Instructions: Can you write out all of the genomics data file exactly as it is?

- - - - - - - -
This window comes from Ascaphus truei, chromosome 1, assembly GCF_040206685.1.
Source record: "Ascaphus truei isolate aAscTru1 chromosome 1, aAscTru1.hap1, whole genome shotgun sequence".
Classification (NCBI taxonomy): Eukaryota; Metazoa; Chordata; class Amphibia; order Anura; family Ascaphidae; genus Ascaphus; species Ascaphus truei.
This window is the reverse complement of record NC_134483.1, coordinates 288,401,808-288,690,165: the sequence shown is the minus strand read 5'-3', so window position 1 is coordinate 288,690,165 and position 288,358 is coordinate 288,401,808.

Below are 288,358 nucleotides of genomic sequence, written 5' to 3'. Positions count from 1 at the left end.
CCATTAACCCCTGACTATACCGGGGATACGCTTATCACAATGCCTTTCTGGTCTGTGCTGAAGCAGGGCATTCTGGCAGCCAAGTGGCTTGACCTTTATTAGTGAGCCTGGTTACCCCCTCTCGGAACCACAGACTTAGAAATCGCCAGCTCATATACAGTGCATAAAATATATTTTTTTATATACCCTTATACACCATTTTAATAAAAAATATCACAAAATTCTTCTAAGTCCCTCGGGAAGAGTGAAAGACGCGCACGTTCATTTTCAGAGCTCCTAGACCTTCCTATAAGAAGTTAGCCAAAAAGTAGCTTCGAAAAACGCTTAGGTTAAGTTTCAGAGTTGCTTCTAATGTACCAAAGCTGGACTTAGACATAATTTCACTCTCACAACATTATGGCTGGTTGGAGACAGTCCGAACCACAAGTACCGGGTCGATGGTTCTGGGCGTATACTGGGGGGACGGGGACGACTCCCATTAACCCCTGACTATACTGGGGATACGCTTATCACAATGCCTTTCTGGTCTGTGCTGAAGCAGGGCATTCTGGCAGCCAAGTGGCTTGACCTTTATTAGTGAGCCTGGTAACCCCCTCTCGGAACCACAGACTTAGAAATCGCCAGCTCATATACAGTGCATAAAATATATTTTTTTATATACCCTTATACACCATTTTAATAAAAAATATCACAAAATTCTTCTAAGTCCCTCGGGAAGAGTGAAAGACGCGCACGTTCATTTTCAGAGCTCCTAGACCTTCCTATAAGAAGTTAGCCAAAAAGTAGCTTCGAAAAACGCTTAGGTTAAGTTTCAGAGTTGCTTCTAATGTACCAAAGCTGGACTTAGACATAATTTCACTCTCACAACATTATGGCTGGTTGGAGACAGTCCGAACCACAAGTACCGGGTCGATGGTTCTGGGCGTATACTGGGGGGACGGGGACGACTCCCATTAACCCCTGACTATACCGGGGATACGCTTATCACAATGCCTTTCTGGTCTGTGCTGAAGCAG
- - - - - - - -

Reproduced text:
This window comes from Ascaphus truei, chromosome 1, assembly GCF_040206685.1.
Source record: "Ascaphus truei isolate aAscTru1 chromosome 1, aAscTru1.hap1, whole genome shotgun sequence".
Classification (NCBI taxonomy): Eukaryota; Metazoa; Chordata; class Amphibia; order Anura; family Ascaphidae; genus Ascaphus; species Ascaphus truei.
This window is the reverse complement of record NC_134483.1, coordinates 288,401,808-288,690,165: the sequence shown is the minus strand read 5'-3', so window position 1 is coordinate 288,690,165 and position 288,358 is coordinate 288,401,808.

Below are 288,358 nucleotides of genomic sequence, written 5' to 3'. Positions count from 1 at the left end.
CCATTAACCCCTGACTATACCGGGGATACGCTTATCACAATGCCTTTCTGGTCTGTGCTGAAGCAGGGCATTCTGGCAGCCAAGTGGCTTGACCTTTATTAGTGAGCCTGGTTACCCCCTCTCGGAACCACAGACTTAGAAATCGCCAGCTCATATACAGTGCATAAAATATATTTTTTTATATACCCTTATACACCATTTTAATAAAAAATATCACAAAATTCTTCTAAGTCCCTCGGGAAGAGTGAAAGACGCGCACGTTCATTTTCAGAGCTCCTAGACCTTCCTATAAGAAGTTAGCCAAAAAGTAGCTTCGAAAAACGCTTAGGTTAAGTTTCAGAGTTGCTTCTAATGTACCAAAGCTGGACTTAGACATAATTTCACTCTCACAACATTATGGCTGGTTGGAGACAGTCCGAACCACAAGTACCGGGTCGATGGTTCTGGGCGTATACTGGGGGGACGGGGACGACTCCCATTAACCCCTGACTATACTGGGGATACGCTTATCACAATGCCTTTCTGGTCTGTGCTGAAGCAGGGCATTCTGGCAGCCAAGTGGCTTGACCTTTATTAGTGAGCCTGGTAACCCCCTCTCGGAACCACAGACTTAGAAATCGCCAGCTCATATACAGTGCATAAAATATATTTTTTTATATACCCTTATACACCATTTTAATAAAAAATATCACAAAATTCTTCTAAGTCCCTCGGGAAGAGTGAAAGACGCGCACGTTCATTTTCAGAGCTCCTAGACCTTCCTATAAGAAGTTAGCCAAAAAGTAGCTTCGAAAAACGCTTAGGTTAAGTTTCAGAGTTGCTTCTAATGTACCAAAGCTGGACTTAGACATAATTTCACTCTCACAACATTATGGCTGGTTGGAGACAGTCCGAACCACAAGTACCGGGTCGATGGTTCTGGGCGTATACTGGGGGGACGGGGACGACTCCCATTAACCCCTGACTATACCGGGGATACGCTTATCACAATGCCTTTCTGGTCTGTGCTGAAGCAG